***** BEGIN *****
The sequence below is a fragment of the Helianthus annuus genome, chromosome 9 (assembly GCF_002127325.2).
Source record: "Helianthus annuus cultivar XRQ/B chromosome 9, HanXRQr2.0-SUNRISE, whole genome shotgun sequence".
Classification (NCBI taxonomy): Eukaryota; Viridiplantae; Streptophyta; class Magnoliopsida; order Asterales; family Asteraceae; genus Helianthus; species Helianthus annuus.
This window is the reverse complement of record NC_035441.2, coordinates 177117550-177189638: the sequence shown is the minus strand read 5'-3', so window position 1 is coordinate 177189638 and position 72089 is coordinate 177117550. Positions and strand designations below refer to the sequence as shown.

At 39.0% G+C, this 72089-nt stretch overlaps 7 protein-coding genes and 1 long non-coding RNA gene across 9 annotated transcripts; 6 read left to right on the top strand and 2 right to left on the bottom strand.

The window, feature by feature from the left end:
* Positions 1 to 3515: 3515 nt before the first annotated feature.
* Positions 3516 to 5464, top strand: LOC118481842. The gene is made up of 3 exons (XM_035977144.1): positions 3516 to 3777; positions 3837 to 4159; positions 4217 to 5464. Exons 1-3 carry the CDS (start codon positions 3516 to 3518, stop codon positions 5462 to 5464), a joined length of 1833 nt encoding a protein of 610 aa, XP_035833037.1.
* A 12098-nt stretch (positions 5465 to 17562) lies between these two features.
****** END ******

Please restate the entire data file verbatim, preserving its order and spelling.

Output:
The sequence below is a fragment of the Helianthus annuus genome, chromosome 9 (assembly GCF_002127325.2).
Source record: "Helianthus annuus cultivar XRQ/B chromosome 9, HanXRQr2.0-SUNRISE, whole genome shotgun sequence".
Classification (NCBI taxonomy): Eukaryota; Viridiplantae; Streptophyta; class Magnoliopsida; order Asterales; family Asteraceae; genus Helianthus; species Helianthus annuus.
This window is the reverse complement of record NC_035441.2, coordinates 177117550-177189638: the sequence shown is the minus strand read 5'-3', so window position 1 is coordinate 177189638 and position 72089 is coordinate 177117550. Positions and strand designations below refer to the sequence as shown.

At 39.0% G+C, this 72089-nt stretch overlaps 7 protein-coding genes and 1 long non-coding RNA gene across 9 annotated transcripts; 6 read left to right on the top strand and 2 right to left on the bottom strand.

The window, feature by feature from the left end:
* Positions 1 to 3515: 3515 nt before the first annotated feature.
* Positions 3516 to 5464, top strand: LOC118481842. The gene is made up of 3 exons (XM_035977144.1): positions 3516 to 3777; positions 3837 to 4159; positions 4217 to 5464. Exons 1-3 carry the CDS (start codon positions 3516 to 3518, stop codon positions 5462 to 5464), a joined length of 1833 nt encoding a protein of 610 aa, XP_035833037.1.
* A 12098-nt stretch (positions 5465 to 17562) lies between these two features.